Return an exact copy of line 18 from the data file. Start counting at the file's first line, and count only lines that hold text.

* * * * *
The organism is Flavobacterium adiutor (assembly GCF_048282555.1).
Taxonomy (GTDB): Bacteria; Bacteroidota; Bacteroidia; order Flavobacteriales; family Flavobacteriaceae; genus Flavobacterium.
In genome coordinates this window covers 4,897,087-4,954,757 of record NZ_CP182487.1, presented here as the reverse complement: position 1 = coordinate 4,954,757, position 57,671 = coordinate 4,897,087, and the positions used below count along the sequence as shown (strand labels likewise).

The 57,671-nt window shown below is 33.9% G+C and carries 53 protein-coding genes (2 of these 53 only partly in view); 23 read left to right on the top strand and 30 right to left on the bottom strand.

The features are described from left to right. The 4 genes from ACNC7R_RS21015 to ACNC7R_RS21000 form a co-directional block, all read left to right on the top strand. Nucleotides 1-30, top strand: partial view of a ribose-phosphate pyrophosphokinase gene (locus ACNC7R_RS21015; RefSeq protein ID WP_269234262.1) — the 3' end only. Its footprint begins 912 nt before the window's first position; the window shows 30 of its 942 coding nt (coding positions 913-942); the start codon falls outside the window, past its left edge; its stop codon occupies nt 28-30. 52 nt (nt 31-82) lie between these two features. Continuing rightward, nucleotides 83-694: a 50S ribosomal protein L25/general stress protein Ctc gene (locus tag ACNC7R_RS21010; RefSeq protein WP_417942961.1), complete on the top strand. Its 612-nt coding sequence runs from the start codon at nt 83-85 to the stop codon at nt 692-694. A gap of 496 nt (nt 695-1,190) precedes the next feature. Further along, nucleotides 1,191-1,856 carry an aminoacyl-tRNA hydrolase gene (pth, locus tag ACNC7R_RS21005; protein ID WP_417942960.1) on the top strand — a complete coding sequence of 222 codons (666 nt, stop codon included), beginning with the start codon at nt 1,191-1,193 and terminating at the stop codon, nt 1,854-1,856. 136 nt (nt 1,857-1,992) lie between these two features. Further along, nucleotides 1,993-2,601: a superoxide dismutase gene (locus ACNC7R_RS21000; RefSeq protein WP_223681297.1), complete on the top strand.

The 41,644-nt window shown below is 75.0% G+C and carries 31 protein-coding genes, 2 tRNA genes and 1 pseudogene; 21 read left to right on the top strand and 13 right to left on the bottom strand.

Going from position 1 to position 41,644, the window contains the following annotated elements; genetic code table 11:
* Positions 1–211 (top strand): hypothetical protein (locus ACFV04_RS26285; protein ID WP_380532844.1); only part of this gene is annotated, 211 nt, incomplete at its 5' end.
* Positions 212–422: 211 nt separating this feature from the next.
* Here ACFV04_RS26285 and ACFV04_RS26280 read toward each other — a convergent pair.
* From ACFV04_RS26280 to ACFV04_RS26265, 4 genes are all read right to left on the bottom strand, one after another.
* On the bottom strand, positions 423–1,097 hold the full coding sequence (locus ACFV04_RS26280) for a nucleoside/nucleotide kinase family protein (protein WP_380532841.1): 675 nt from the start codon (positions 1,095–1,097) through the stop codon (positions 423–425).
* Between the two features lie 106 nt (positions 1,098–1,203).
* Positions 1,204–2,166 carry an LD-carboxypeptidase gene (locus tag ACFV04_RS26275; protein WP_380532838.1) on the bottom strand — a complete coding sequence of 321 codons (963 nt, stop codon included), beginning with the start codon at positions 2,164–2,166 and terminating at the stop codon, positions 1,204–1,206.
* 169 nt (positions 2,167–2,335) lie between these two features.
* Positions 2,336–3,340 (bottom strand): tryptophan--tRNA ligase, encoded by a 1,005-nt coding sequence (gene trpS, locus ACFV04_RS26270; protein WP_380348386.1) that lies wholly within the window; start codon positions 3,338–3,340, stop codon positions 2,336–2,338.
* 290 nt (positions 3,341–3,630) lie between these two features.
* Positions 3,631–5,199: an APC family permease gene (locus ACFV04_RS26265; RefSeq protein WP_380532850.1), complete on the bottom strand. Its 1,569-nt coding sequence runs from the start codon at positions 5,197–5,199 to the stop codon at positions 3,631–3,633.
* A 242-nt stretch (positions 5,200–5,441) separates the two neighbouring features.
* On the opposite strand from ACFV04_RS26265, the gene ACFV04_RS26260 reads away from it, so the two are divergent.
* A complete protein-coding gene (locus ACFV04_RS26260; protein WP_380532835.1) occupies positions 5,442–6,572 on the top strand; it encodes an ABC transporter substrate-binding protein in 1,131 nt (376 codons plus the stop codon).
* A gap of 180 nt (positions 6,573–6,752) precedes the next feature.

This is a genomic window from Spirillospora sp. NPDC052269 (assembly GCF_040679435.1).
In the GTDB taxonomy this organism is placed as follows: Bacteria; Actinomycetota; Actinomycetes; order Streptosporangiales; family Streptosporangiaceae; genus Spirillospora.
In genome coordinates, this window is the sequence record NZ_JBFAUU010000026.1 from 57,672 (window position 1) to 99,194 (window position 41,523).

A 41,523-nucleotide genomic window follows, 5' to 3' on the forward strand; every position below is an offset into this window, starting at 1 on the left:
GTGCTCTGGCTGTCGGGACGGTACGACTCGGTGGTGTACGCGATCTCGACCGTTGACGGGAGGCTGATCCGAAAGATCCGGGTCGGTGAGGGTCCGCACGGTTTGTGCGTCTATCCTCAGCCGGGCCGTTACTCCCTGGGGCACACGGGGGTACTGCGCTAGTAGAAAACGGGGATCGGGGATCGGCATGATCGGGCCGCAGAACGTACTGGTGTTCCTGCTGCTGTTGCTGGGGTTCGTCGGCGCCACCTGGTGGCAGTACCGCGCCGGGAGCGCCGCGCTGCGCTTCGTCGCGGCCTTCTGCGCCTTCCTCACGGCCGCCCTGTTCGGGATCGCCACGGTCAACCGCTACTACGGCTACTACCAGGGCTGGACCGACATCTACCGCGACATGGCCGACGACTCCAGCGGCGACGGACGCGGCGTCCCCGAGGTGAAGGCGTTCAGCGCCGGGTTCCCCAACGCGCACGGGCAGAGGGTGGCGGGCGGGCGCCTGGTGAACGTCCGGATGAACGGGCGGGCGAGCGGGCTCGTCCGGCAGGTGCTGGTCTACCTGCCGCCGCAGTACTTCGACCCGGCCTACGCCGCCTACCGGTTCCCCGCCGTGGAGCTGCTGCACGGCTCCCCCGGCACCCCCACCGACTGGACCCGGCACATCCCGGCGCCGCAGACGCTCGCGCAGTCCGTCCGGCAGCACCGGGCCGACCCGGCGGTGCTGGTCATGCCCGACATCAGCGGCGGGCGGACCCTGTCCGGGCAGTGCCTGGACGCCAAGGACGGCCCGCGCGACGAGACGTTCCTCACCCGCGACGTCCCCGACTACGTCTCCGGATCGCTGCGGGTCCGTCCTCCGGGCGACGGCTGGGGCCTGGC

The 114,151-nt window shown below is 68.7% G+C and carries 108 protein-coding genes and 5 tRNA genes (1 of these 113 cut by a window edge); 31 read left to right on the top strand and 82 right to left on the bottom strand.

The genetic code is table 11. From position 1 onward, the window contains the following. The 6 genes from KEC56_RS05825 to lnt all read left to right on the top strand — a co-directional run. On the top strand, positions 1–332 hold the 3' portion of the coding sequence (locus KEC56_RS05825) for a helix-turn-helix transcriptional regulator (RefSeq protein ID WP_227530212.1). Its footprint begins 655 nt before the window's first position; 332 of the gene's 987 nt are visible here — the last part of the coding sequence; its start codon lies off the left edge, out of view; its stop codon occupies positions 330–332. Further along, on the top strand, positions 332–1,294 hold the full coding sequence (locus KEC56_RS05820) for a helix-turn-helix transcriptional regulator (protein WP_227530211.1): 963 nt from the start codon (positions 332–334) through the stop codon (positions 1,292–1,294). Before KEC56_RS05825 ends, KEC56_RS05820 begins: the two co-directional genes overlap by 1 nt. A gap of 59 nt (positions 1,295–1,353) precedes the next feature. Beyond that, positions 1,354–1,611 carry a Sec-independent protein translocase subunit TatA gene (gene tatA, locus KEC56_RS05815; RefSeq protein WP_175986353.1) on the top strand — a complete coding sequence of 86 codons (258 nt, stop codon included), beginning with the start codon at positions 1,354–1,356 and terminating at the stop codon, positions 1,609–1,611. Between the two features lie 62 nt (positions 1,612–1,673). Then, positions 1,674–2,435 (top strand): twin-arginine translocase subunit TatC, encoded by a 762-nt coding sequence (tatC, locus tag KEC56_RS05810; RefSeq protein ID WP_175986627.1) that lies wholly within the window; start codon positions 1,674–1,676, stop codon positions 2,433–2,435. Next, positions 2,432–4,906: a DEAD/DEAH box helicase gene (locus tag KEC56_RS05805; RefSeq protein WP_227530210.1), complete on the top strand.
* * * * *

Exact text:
* Positions 3,631–5,199: an APC family permease gene (locus ACFV04_RS26265; RefSeq protein WP_380532850.1), complete on the bottom strand. Its 1,569-nt coding sequence runs from the start codon at positions 5,197–5,199 to the stop codon at positions 3,631–3,633.